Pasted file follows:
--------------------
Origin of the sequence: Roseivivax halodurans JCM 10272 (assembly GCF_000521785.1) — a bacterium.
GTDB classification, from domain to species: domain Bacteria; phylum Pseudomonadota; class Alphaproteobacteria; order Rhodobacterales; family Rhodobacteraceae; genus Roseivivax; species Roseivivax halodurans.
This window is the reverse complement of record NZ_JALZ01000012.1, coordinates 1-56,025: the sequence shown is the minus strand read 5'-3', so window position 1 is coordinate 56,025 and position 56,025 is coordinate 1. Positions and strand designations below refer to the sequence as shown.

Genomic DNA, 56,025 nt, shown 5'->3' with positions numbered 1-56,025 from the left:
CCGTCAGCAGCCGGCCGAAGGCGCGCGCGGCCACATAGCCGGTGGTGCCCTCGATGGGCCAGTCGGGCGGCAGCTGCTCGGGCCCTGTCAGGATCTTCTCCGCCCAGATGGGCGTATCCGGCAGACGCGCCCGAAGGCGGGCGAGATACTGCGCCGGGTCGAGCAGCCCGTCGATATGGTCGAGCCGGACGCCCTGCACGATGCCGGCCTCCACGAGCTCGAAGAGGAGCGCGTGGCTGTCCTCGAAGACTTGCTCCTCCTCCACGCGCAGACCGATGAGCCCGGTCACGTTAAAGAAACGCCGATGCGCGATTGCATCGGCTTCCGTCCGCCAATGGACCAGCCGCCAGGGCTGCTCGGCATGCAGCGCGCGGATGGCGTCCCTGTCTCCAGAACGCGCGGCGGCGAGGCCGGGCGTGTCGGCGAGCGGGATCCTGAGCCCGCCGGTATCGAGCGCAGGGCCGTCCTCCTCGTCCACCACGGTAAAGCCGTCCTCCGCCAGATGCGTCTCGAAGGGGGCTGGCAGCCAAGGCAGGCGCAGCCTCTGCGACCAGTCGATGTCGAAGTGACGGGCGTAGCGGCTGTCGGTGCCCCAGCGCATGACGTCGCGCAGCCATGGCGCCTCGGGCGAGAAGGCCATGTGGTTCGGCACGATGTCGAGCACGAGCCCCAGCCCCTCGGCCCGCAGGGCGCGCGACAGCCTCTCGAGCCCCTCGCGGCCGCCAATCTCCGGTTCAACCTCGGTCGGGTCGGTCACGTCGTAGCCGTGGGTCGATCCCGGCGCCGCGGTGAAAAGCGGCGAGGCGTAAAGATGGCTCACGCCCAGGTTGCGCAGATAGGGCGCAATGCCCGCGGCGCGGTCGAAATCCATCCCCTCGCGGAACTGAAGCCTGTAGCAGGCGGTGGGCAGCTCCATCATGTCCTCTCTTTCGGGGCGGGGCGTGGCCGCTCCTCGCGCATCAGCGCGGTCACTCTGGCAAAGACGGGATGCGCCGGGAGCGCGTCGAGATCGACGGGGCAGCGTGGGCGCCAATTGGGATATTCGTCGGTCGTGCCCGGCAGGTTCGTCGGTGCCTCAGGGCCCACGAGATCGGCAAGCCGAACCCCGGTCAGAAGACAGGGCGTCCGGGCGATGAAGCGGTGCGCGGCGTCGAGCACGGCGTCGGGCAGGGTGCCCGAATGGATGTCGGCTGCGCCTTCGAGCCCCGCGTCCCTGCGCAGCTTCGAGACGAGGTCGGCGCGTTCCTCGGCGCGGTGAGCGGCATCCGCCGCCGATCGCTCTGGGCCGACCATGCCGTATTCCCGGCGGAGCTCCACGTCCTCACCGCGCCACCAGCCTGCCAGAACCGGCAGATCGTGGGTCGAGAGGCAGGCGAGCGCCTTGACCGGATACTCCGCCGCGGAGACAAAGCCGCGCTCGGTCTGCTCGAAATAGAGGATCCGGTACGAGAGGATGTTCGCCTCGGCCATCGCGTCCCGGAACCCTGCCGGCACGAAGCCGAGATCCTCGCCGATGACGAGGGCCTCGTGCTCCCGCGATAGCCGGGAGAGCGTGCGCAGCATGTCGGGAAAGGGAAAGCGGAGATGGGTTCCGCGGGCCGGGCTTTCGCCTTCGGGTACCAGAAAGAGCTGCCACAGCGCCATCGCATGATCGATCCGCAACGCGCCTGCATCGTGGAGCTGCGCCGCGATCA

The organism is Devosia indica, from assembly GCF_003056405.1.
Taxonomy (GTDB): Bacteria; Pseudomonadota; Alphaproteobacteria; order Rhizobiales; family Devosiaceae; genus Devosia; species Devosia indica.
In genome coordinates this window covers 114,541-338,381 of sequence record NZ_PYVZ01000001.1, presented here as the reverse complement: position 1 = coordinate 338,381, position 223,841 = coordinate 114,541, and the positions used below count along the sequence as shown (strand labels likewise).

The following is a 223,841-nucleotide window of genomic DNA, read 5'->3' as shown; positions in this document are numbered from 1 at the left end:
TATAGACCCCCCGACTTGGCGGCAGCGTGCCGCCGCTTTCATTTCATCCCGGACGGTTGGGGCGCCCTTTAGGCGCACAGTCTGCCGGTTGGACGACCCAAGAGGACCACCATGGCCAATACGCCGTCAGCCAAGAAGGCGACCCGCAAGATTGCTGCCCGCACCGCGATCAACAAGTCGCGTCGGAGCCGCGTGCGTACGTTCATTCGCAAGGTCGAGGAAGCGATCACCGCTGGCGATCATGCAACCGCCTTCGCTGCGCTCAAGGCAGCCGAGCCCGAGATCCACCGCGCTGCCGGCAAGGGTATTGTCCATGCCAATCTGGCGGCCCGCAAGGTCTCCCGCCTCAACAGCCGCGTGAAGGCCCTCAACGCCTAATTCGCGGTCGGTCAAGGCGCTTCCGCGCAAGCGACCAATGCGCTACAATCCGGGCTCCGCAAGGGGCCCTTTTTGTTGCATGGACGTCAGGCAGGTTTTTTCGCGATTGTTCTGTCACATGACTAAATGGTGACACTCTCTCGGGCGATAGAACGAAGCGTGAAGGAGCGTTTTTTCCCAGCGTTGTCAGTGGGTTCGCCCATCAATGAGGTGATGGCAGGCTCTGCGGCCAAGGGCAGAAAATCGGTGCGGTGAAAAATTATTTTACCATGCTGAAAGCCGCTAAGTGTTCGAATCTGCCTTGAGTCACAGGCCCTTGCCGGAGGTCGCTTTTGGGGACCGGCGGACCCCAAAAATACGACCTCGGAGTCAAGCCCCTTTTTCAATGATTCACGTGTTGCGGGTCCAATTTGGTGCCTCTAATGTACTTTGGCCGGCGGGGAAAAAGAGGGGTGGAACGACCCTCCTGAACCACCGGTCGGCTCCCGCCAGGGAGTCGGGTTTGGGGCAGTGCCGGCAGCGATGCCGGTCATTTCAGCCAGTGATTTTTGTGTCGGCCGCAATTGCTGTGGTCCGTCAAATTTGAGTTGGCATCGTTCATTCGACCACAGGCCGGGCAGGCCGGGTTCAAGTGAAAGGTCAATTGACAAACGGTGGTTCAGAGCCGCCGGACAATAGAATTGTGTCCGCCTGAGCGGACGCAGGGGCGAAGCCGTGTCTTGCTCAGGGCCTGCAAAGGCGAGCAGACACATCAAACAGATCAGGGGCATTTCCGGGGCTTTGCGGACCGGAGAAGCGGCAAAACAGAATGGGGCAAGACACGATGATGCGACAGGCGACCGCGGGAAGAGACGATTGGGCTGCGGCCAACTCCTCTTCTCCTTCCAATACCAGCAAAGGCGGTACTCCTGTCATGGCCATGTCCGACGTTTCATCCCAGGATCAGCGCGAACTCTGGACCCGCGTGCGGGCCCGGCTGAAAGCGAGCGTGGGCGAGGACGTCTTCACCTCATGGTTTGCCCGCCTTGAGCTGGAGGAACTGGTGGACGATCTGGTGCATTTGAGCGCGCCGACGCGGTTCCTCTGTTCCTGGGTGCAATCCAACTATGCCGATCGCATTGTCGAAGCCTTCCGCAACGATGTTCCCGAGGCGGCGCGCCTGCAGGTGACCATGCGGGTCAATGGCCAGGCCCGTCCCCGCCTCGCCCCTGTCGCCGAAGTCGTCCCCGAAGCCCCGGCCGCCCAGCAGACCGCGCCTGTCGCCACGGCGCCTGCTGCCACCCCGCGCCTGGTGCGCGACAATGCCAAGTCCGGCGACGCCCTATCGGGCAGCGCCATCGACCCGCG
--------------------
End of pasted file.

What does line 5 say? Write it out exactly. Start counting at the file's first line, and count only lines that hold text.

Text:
CCGTCAGCAGCCGGCCGAAGGCGCGCGCGGCCACATAGCCGGTGGTGCCCTCGATGGGCCAGTCGGGCGGCAGCTGCTCGGGCCCTGTCAGGATCTTCTCCGCCCAGATGGGCGTATCCGGCAGACGCGCCCGAAGGCGGGCGAGATACTGCGCCGGGTCGAGCAGCCCGTCGATATGGTCGAGCCGGACGCCCTGCACGATGCCGGCCTCCACGAGCTCGAAGAGGAGCGCGTGGCTGTCCTCGAAGACTTGCTCCTCCTCCACGCGCAGACCGATGAGCCCGGTCACGTTAAAGAAACGCCGATGCGCGATTGCATCGGCTTCCGTCCGCCAATGGACCAGCCGCCAGGGCTGCTCGGCATGCAGCGCGCGGATGGCGTCCCTGTCTCCAGAACGCGCGGCGGCGAGGCCGGGCGTGTCGGCGAGCGGGATCCTGAGCCCGCCGGTATCGAGCGCAGGGCCGTCCTCCTCGTCCACCACGGTAAAGCCGTCCTCCGCCAGATGCGTCTCGAAGGGGGCTGGCAGCCAAGGCAGGCGCAGCCTCTGCGACCAGTCGATGTCGAAGTGACGGGCGTAGCGGCTGTCGGTGCCCCAGCGCATGACGTCGCGCAGCCATGGCGCCTCGGGCGAGAAGGCCATGTGGTTCGGCACGATGTCGAGCACGAGCCCCAGCCCCTCGGCCCGCAGGGCGCGCGACAGCCTCTCGAGCCCCTCGCGGCCGCCAATCTCCGGTTCAACCTCGGTCGGGTCGGTCACGTCGTAGCCGTGGGTCGATCCCGGCGCCGCGGTGAAAAGCGGCGAGGCGTAAAGATGGCTCACGCCCAGGTTGCGCAGATAGGGCGCAATGCCCGCGGCGCGGTCGAAATCCATCCCCTCGCGGAACTGAAGCCTGTAGCAGGCGGTGGGCAGCTCCATCATGTCCTCTCTTTCGGGGCGGGGCGTGGCCGCTCCTCGCGCATCAGCGCGGTCACTCTGGCAAAGACGGGATGCGCCGGGAGCGCGTCGAGATCGACGGGGCAGCGTGGGCGCCAATTGGGATATTCGTCGGTCGTGCCCGGCAGGTTCGTCGGTGCCTCAGGGCCCACGAGATCGGCAAGCCGAACCCCGGTCAGAAGACAGGGCGTCCGGGCGATGAAGCGGTGCGCGGCGTCGAGCACGGCGTCGGGCAGGGTGCCCGAATGGATGTCGGCTGCGCCTTCGAGCCCCGCGTCCCTGCGCAGCTTCGAGACGAGGTCGGCGCGTTCCTCGGCGCGGTGAGCGGCATCCGCCGCCGATCGCTCTGGGCCGACCATGCCGTATTCCCGGCGGAGCTCCACGTCCTCACCGCGCCACCAGCCTGCCAGAACCGGCAGATCGTGGGTCGAGAGGCAGGCGAGCGCCTTGACCGGATACTCCGCCGCGGAGACAAAGCCGCGCTCGGTCTGCTCGAAATAGAGGATCCGGTACGAGAGGATGTTCGCCTCGGCCATCGCGTCCCGGAACCCTGCCGGCACGAAGCCGAGATCCTCGCCGATGACGAGGGCCTCGTGCTCCCGCGATAGCCGGGAGAGCGTGCGCAGCATGTCGGGAAAGGGAAAGCGGAGATGGGTTCCGCGGGCCGGGCTTTCGCCTTCGGGTACCAGAAAGAGCTGCCACAGCGCCATCGCATGATCGATCCGCAACGCGCCTGCATCGTGGAGCTGCGCCGCGATCA